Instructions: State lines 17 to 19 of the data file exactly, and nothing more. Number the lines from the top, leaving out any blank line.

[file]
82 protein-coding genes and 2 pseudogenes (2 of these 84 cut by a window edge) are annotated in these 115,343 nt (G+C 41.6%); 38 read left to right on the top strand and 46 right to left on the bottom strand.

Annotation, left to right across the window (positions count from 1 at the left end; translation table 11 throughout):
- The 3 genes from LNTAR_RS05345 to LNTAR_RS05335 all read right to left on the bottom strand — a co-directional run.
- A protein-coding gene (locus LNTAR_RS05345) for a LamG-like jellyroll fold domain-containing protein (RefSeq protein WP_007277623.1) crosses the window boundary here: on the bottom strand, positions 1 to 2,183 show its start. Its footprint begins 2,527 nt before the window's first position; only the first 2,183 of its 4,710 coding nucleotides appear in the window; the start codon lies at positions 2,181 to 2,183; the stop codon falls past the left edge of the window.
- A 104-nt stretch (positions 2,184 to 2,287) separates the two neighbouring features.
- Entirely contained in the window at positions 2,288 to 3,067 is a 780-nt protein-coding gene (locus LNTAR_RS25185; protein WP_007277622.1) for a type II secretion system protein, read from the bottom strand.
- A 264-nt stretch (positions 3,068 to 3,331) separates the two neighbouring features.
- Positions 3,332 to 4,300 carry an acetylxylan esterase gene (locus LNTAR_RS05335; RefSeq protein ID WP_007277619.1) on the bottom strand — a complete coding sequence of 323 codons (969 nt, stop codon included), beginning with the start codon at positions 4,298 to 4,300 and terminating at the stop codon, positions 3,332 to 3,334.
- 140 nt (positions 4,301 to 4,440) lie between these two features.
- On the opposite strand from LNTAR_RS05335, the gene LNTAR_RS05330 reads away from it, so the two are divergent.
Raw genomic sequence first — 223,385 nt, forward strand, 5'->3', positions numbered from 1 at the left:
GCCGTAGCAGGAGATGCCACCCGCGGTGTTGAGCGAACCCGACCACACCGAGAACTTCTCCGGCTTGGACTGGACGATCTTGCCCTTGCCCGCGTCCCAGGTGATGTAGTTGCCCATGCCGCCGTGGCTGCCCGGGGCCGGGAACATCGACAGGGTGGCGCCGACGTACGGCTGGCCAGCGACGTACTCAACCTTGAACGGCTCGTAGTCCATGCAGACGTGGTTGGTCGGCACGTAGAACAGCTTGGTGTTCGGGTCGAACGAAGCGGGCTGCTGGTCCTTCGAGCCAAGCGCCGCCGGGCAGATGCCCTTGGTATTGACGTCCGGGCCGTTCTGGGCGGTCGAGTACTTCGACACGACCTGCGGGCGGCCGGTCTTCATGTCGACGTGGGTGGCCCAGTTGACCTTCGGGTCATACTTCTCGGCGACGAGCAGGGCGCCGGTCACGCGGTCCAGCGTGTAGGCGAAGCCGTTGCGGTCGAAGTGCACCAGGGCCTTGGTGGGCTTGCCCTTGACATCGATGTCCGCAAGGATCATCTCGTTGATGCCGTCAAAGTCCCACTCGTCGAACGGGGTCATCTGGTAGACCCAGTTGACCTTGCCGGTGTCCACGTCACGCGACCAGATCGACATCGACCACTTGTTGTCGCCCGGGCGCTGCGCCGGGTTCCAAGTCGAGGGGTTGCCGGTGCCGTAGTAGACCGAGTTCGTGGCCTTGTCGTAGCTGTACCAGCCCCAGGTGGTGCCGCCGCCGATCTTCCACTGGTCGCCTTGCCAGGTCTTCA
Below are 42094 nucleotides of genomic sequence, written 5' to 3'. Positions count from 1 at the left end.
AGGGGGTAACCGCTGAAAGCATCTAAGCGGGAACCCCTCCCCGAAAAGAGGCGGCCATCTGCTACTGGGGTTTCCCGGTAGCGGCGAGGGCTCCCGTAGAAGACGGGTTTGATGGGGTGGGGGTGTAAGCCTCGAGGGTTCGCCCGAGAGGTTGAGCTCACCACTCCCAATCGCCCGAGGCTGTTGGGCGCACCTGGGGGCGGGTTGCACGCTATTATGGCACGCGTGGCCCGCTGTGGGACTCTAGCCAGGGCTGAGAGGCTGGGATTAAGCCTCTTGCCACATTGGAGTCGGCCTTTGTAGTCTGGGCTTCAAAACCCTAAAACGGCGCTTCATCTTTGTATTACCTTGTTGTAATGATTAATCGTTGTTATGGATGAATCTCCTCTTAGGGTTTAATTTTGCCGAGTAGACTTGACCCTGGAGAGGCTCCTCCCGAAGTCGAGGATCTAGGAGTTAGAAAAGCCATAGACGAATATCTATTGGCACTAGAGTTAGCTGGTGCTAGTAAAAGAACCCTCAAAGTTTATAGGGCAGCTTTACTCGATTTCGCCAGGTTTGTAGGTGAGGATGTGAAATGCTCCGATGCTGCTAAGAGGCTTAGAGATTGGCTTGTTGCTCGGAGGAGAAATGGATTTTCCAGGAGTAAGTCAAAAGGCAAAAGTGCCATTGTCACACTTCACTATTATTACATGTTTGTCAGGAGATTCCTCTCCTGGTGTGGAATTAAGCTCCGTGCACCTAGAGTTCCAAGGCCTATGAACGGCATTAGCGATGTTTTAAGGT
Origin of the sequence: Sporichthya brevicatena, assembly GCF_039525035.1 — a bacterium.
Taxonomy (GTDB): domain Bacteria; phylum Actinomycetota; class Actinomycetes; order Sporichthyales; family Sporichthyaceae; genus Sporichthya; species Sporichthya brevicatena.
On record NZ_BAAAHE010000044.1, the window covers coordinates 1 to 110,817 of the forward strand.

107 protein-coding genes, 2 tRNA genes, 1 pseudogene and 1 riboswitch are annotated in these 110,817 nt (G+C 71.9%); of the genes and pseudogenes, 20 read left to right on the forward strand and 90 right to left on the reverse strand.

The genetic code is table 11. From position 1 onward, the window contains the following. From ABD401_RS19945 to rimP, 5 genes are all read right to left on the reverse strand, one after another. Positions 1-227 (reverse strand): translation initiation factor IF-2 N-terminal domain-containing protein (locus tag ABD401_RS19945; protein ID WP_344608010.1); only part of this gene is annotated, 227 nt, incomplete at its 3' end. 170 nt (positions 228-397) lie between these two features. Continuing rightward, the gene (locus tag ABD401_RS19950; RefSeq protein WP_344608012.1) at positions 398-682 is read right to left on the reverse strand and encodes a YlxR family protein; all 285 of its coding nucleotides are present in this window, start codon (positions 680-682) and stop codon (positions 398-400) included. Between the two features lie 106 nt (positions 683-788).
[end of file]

On record NZ_BAAAHE010000044.1, the window covers coordinates 1 to 110,817 of the forward strand.

107 protein-coding genes, 2 tRNA genes, 1 pseudogene and 1 riboswitch are annotated in these 110,817 nt (G+C 71.9%); of the genes and pseudogenes, 20 read left to right on the forward strand and 90 right to left on the reverse strand.

The genetic code is table 11. From position 1 onward, the window contains the following. From ABD401_RS19945 to rimP, 5 genes are all read right to left on the reverse strand, one after another. Positions 1-227 (reverse strand): translation initiation factor IF-2 N-terminal domain-containing protein (locus tag ABD401_RS19945; protein ID WP_344608010.1); only part of this gene is annotated, 227 nt, incomplete at its 3' end. 170 nt (positions 228-397) lie between these two features. Continuing rightward, the gene (locus tag ABD401_RS19950; RefSeq protein WP_344608012.1) at positions 398-682 is read right to left on the reverse strand and encodes a YlxR family protein; all 285 of its coding nucleotides are present in this window, start codon (positions 680-682) and stop codon (positions 398-400) included. Between the two features lie 106 nt (positions 683-788).